The Benefits of Outdoor Education

I had the ultimate privilege of accompanying the fifth-grade boys on their trip to Echo Hill this past week. Tuesday morning, as the bus pulled onto the Echo Hill ballfield, I could sense the nervous excitement of the class. After many years of fifth-grade trips to this beautiful bay spot, the joy of seeing boys dragging bags and backpacks towards the tents in anticipation of an awesome adventure never gets old! The boys settled in quickly and soon seemed just as at home passing around family-style chicken and rice in the “Whip” as they do passing the water pitcher in the school lunchroom. Even the pickiest eater seems to enjoy the food at Echo Hill. It is plentiful, varied, and delicious. My favorite activities to watch are the Adventure I classes. I am grateful that they are early in the trip, as I leave mid-week to trade places with Dr. Webster. During these classes, skilled counselors lead the boys through a variety of team building exercises that strengthen communication skills and encourage cooperation. Some groups can find activities particularly challenging and go through a learning process as they move from Adventure I to Adventure II. There is value in revisiting this type of team challenge back at school. These experiences truly are character building and model much of our Gilman learning goals for the boys- using creative and critical thinking to problem solve. The week at Echo Hill is the perfect entry ticket into the fifth-grade experience. Over the course of this year, the boys will learn to accept growing responsibility for themselves, others, and the world they live in.

At the other end of the school community, some of our newest Gilman boys, Prep-One, are experiencing the woods on campus in new and challenging ways. Prep-One teachers are building time in the outdoors into the learning experience. At least once a cycle, the boys have the opportunity to work together and learn with the woods as their classroom. Problem-solving and critical thinking challenges are easy to find in the woods, especially when you are six or seven. Enjoy the pictures below of our young adventurers learning about each other in our natural classroom spaces. Also pictured below is a red tail hawk that a third-grade science class stumbled upon in the outdoor classroom the other week. This young bird may have fallen from its nest, as it was weak and hungry. Mrs. Rizzuto called the Phonix Bird Sanctuary and they are now nursing it back to health. She is hopeful that Gilman students may be able to see its release into the wild.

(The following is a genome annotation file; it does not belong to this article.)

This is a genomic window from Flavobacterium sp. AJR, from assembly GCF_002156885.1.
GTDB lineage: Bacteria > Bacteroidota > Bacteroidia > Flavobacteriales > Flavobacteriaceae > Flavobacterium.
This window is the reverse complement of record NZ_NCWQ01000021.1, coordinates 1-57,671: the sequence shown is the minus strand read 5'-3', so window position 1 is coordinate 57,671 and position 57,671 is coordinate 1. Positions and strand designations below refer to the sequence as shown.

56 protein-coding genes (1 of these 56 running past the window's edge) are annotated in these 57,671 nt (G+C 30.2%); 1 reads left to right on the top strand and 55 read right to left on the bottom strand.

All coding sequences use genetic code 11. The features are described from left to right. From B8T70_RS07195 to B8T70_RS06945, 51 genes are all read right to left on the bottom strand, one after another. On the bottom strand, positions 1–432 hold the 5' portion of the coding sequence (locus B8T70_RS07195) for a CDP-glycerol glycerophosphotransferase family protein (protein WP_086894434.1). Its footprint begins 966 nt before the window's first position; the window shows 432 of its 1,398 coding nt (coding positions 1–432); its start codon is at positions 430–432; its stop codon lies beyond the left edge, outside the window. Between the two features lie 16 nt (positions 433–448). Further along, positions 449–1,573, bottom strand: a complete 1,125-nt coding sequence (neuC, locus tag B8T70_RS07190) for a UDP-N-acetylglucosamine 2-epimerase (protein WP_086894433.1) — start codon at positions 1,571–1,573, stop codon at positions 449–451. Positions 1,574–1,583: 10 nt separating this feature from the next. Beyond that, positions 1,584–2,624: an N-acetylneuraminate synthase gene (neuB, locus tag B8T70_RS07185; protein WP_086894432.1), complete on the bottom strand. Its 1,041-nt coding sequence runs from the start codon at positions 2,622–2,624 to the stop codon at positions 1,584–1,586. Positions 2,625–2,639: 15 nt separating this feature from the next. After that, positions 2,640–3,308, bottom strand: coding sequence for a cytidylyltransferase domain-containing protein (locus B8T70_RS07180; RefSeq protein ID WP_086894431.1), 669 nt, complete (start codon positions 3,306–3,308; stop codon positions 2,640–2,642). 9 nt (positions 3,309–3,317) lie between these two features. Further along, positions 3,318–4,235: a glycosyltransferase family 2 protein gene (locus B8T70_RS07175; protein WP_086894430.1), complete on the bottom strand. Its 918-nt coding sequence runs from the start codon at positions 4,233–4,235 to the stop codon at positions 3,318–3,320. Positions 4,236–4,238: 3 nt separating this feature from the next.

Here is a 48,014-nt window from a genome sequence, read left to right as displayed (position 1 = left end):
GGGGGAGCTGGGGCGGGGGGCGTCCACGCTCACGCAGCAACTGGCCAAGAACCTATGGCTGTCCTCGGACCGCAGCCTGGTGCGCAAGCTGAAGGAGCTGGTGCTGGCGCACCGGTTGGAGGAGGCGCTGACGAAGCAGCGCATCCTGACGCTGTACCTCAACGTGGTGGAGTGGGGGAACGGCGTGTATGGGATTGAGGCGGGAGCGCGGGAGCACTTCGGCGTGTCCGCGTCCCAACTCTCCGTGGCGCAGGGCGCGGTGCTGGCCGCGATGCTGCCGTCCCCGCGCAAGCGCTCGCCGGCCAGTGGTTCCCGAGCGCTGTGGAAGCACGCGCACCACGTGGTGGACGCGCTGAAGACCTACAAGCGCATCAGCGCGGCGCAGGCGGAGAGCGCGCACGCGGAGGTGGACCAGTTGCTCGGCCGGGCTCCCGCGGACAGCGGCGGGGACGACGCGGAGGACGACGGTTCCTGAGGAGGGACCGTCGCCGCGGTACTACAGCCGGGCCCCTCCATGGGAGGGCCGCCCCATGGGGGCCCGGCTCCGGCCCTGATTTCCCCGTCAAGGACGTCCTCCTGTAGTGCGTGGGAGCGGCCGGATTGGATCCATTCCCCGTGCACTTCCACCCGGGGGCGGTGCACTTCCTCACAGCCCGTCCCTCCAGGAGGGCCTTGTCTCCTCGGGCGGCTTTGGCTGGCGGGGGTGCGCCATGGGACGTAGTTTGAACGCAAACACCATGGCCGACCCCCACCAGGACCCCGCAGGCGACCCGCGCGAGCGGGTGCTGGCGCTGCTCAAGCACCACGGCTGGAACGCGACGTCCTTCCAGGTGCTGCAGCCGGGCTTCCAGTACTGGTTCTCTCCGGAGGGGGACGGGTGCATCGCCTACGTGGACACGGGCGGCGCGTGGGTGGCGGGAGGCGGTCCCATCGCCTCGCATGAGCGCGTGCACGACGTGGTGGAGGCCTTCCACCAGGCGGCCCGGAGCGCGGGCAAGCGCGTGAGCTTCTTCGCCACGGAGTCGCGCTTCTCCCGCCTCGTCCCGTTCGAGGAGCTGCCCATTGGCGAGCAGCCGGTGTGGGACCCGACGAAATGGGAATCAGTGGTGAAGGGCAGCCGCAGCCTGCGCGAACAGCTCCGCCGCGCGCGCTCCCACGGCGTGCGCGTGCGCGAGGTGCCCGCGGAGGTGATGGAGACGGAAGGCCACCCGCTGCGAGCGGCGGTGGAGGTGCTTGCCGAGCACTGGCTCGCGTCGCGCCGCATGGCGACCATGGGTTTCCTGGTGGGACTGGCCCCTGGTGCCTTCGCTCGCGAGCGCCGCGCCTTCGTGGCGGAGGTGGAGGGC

Ellen Rizzuto and Barry James, our lower school science teachers, worked together last year to redevelop our school garden. Originally conceived by Mrs. Olgierson and enjoyed by many boys over the years, the garden had fallen into disrepair. It has taken on a new life and captivated the interest of a new group of Gilman boys! Harvests this fall include thousands of sunflower seeds, vegetables, and a large variety of herbs. See the pictures below of some of the items ready for use. The garden promises to provide a wide variety of learning experiences year round!

Our Greenhounds club, led by Mrs. Eppler and Mr. Layman, provides outdoor education for interested boys as a morning club. In past years, boys have built bird feeders, planted flowers, walked on nature hikes at RPCS, and watched over the butterfly garden in front of Lower School. The butterfly garden has not only attracted butterflies but provided a sanctuary for young caterpillars to form a cocoon. Pictured below is a new to the world Monarch butterfly. The boys on butterfly watch were thrilled!

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Our recently hatched Monarch butterfly.

Sometimes outdoor education takes the form of play. Gilman Lower School went to two recesses last year because we believe the freedom to play with friends in the outdoors is a valuable learning experience. Our boys think of recess as a break from school, however, teachers know that many character traits we value are best learned through free play. I witness cooperation, good and not-so-good communication, problem-solving, perseverance, and leadership skills/traits on a daily basis.

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It is my wish that everyone has the opportunity to enjoy some outdoor education of their own- through work or play- during the beautiful fall season ahead!

 

I hope that my communication with you each week encourages “talking points” to inspire conversation with your son or sons. Here are some “talking points” based on recent school events.

 

 

  • If you are in Kindergarten- Did you enjoy the singing group at the assembly last week- SnowDay?
  • If you are in Prep-One- Did you enjoy the dance party this week at the SnowDay assembly? What are you learning about butterflies?
  • If you are in First Grade- What is a “beatbox” and did you enjoy the classroom dance parties? What are some “attributes” in math? Are you enjoying the Lego wall?
  • If you are in Second Grade- What are some problem-solving strategies you discussed in math class? What are some things you will be learning about in math this year?
  • If you are in Third Grade- Why were some of your classmates wearing a broccoli around their neck this week?
  • If you are in Fourth Grade- Why is fantasy football such a big thing in fourth grade? Not everyone is into football- what are you passionate about in the same way?
  • If you are in Fifth Grade- What memorable moments did you take away from your experience at Echo Hill?

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